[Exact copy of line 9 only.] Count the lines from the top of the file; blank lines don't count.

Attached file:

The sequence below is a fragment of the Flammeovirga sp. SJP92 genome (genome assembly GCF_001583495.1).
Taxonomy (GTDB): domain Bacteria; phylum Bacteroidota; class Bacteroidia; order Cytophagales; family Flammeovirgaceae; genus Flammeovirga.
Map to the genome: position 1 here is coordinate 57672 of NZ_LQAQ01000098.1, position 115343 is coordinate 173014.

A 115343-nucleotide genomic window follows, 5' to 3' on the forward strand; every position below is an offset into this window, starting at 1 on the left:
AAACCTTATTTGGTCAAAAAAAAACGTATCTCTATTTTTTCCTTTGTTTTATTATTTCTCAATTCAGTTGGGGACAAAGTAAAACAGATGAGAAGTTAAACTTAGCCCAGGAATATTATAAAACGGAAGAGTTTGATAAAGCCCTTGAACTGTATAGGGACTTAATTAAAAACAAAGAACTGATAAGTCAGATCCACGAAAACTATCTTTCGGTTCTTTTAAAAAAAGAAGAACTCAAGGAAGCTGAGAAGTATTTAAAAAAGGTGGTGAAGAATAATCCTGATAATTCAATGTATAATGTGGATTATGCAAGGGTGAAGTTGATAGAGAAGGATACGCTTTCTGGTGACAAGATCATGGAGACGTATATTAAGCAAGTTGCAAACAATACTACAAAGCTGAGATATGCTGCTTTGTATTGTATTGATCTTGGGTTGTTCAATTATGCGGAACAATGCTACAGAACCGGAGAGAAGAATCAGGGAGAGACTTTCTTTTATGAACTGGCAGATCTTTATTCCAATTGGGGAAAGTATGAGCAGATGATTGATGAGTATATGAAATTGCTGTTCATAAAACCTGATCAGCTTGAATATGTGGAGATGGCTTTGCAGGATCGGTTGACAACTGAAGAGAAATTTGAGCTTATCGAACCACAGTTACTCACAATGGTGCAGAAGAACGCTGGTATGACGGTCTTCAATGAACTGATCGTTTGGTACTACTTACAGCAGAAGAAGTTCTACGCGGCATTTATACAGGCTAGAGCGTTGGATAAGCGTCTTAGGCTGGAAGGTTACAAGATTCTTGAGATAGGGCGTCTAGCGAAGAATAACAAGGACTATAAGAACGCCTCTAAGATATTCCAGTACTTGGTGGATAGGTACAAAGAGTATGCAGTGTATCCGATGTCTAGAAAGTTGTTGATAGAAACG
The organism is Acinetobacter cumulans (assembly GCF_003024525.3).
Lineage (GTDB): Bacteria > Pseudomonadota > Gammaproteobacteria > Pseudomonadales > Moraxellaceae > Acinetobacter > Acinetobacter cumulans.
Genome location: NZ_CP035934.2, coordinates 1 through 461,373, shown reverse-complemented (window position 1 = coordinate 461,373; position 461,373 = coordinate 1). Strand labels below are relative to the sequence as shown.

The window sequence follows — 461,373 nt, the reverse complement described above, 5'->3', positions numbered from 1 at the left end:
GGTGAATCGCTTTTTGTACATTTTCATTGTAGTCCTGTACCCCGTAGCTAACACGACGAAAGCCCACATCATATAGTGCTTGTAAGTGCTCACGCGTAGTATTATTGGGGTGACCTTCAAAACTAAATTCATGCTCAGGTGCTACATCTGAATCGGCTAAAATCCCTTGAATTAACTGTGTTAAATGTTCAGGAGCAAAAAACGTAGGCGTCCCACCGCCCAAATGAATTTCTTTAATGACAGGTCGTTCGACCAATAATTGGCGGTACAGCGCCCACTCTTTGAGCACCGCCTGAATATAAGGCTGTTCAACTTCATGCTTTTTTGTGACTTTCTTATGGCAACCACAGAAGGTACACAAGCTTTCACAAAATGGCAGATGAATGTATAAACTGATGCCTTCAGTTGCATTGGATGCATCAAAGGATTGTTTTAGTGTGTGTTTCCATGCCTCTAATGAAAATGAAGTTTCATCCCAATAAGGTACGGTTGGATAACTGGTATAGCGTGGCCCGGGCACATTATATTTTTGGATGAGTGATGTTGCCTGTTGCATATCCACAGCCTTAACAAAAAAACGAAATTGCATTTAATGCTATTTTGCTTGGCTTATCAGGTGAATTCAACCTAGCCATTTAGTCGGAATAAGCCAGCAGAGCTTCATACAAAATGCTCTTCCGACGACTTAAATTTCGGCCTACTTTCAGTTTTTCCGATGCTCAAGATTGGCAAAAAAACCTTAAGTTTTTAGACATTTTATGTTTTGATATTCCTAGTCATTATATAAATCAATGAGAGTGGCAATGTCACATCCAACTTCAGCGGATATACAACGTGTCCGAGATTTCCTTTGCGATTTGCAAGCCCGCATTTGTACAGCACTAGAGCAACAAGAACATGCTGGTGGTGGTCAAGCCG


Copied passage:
The window sequence follows — 461,373 nt, the reverse complement described above, 5'->3', positions numbered from 1 at the left end: